Exactly. What they did from the beginning was really sell the public on this being an alternative to use of force. This is a way to prevent the use of guns.Then in training, they're telling police officers the best way to do your job is to end confrontations quickly. [ Note: While TASER provides training materials on the technology and its effects, individual police departments are responsible for their own policies on when the weapon should be used. ]
A recent Guardian story found that police aren't following suggested national standards on how to use Tasers. Is that part of the problem?
You can have all the good guidelines in the world, but TASER, which actually controls the training, needs to be honest with law enforcement about the risks of the weapon and not talk outside of both sides of their mouth, [saying], "we put these risks in the training because greedy lawyers want to sue us." No, you put the risks in the training because you've lost lawsuits. Because there's something legitimate to it. Until that happens, it doesn't matter what the [Police Executive Research Forum] might recommend.
You started this film long before Ferguson and Baltimore erupted in protest. What role have you seen Tasers play in the current conversation on policing?
A lot of departments are doubling down on Tasers to give the appearance that they're doing something about deadly force. Take New York, for example. They're spending $4.5 million now on more Tasers and body cameras from TASER International, and they're doing that to sort of satisfy the public's desire for action.
What the company is very smart at doing is pitching the body camera. Body cameras aren't weapons, but the rhetoric is the same. It's about the promise of this technology and only the best version of what this technology can bring, without thinking about the downside. For example, there is research that shows TASER is charging, like, 23 times what Amazon would charge for storage. What are we going to do about Freedom of Information requests? How do you handle video from a department on a day-to-day basis? There's a lot of practical questions that don't get answered, or don't get considered seriously enough because there's such a public cry for action.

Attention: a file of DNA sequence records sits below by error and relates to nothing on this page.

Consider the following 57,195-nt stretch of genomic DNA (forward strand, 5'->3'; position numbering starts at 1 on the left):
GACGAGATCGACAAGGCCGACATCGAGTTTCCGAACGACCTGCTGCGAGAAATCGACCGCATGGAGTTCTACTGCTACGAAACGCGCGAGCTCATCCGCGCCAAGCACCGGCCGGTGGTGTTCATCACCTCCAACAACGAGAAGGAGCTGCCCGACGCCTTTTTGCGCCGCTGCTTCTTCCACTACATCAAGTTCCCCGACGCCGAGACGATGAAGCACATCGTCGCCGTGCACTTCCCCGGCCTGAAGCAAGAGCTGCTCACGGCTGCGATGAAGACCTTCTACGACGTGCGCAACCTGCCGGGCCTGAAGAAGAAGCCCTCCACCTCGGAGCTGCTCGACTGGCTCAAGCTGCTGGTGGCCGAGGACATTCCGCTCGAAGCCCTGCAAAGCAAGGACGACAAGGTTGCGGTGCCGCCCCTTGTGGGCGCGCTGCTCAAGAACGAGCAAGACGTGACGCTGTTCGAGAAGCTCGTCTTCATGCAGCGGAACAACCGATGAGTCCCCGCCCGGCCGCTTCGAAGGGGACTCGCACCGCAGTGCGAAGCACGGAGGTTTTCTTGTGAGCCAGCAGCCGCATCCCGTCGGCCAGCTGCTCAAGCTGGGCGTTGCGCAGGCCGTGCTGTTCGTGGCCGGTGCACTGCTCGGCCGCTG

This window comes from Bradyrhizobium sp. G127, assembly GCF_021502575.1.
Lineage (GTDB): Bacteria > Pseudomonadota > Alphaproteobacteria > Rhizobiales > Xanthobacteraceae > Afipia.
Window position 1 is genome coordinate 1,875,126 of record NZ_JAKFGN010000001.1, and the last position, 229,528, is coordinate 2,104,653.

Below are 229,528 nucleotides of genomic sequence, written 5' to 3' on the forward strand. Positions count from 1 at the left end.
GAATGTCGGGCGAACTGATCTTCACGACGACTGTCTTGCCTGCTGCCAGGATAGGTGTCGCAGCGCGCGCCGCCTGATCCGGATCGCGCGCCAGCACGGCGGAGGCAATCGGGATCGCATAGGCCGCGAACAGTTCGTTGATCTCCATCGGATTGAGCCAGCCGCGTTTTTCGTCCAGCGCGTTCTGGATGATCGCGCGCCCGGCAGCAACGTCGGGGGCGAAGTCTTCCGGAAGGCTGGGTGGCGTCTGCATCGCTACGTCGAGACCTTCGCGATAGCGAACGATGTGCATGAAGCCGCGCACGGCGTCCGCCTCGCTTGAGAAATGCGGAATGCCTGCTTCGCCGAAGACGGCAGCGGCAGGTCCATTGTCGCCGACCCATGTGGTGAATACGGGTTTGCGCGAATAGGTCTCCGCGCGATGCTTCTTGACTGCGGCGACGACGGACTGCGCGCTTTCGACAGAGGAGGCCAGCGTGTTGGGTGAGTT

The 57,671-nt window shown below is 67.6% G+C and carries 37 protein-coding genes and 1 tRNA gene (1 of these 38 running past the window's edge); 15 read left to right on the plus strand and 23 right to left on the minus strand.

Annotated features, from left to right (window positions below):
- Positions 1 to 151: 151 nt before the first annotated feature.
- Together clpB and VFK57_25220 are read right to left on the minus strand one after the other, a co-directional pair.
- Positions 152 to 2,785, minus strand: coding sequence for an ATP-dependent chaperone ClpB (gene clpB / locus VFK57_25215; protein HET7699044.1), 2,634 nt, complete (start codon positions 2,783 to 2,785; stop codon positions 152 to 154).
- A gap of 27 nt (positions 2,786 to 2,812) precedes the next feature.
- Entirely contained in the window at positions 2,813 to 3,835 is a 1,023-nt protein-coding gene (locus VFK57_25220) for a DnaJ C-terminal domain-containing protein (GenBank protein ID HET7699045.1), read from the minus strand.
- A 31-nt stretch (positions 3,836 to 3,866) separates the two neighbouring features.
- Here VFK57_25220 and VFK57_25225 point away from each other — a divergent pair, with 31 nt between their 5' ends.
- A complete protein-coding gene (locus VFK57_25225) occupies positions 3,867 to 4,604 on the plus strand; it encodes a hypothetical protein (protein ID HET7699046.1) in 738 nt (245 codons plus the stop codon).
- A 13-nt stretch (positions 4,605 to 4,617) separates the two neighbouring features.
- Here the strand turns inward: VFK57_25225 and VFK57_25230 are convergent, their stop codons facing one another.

Taser estimates they've saved 157,854 lives from death or "serious injury" by being deployed when an officer would have otherwise used deadly force.
There was a study that said that about 5 percent of all Taser uses are in a high-threat situation where deadly force seemed imminent; they just [took] 5 percent of the total number of Taser uses [to get the number of instances where lethal force was avoided because a Taser was used instead]. It's a completely baseless and ludicrous claim, because the best estimates show that roughly 1,000 to 1,500 people a year are going to die in police custody — including shootings. That means that for the years that TASER wasn't in business and wasn't used en masse, we would have been looking at like 20,000 deaths a year.
What kind of data is available on Taser usage? Is it any better or worse than the numbers on police-involved shootings?
It's a little better. It's based off media reports, [but] with medical examiners, it's unclear exactly whether being Tased contributed to those deaths.
What's really sad about this is the way that TASER has thrown police departments under the bus based on the fine-print warnings that they put in their training. While simultaneously saying the weapons aren't dangerous, it's often police departments that are the ones dealing with the consequences. The only thing that's changing behavior is the experience of being sued. Which inevitably means a number of people are going to die or be injured before anyone thinks about changing anything.
This conversation has been edited for length and clarity.